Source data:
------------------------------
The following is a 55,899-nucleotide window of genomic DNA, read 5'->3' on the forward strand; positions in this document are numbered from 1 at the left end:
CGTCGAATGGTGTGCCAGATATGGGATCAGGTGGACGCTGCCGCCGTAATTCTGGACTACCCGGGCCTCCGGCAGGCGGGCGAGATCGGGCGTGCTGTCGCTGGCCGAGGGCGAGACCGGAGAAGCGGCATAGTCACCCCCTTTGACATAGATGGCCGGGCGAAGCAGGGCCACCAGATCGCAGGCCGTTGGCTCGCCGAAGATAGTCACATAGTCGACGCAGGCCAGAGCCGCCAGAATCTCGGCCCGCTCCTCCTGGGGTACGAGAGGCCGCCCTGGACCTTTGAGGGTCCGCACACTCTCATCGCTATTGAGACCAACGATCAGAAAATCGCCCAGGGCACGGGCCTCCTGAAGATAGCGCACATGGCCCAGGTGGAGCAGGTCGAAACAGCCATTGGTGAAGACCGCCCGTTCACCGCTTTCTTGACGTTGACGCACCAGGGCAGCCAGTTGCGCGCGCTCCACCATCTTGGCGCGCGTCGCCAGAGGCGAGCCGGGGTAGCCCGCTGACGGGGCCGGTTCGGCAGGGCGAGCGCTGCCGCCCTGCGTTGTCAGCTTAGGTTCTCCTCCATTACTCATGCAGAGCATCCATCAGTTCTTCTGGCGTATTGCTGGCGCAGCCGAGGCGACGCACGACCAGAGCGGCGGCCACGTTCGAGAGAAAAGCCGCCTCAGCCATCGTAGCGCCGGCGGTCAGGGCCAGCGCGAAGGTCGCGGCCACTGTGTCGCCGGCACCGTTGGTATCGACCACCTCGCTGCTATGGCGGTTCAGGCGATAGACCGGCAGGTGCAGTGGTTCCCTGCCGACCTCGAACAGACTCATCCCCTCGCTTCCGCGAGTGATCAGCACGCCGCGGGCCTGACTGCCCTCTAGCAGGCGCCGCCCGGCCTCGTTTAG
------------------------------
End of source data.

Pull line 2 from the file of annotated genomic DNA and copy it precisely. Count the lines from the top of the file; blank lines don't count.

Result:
CGTCGAATGGTGTGCCAGATATGGGATCAGGTGGACGCTGCCGCCGTAATTCTGGACTACCCGGGCCTCCGGCAGGCGGGCGAGATCGGGCGTGCTGTCGCTGGCCGAGGGCGAGACCGGAGAAGCGGCATAGTCACCCCCTTTGACATAGATGGCCGGGCGAAGCAGGGCCACCAGATCGCAGGCCGTTGGCTCGCCGAAGATAGTCACATAGTCGACGCAGGCCAGAGCCGCCAGAATCTCGGCCCGCTCCTCCTGGGGTACGAGAGGCCGCCCTGGACCTTTGAGGGTCCGCACACTCTCATCGCTATTGAGACCAACGATCAGAAAATCGCCCAGGGCACGGGCCTCCTGAAGATAGCGCACATGGCCCAGGTGGAGCAGGTCGAAACAGCCATTGGTGAAGACCGCCCGTTCACCGCTTTCTTGACGTTGACGCACCAGGGCAGCCAGTTGCGCGCGCTCCACCATCTTGGCGCGCGTCGCCAGAGGCGAGCCGGGGTAGCCCGCTGACGGGGCCGGTTCGGCAGGGCGAGCGCTGCCGCCCTGCGTTGTCAGCTTAGGTTCTCCTCCATTACTCATGCAGAGCATCCATCAGTTCTTCTGGCGTATTGCTGGCGCAGCCGAGGCGACGCACGACCAGAGCGGCGGCCACGTTCGAGAGAAAAGCCGCCTCAGCCATCGTAGCGCCGGCGGTCAGGGCCAGCGCGAAGGTCGCGGCCACTGTGTCGCCGGCACCGTTGGTATCGACCACCTCGCTGCTATGGCGGTTCAGGCGATAGACCGGCAGGTGCAGTGGTTCCCTGCCGACCTCGAACAGACTCATCCCCTCGCTTCCGCGAGTGATCAGCACGCCGCGGGCCTGACTGCCCTCTAGCAGGCGCCGCCCGGCCTCGTTTAG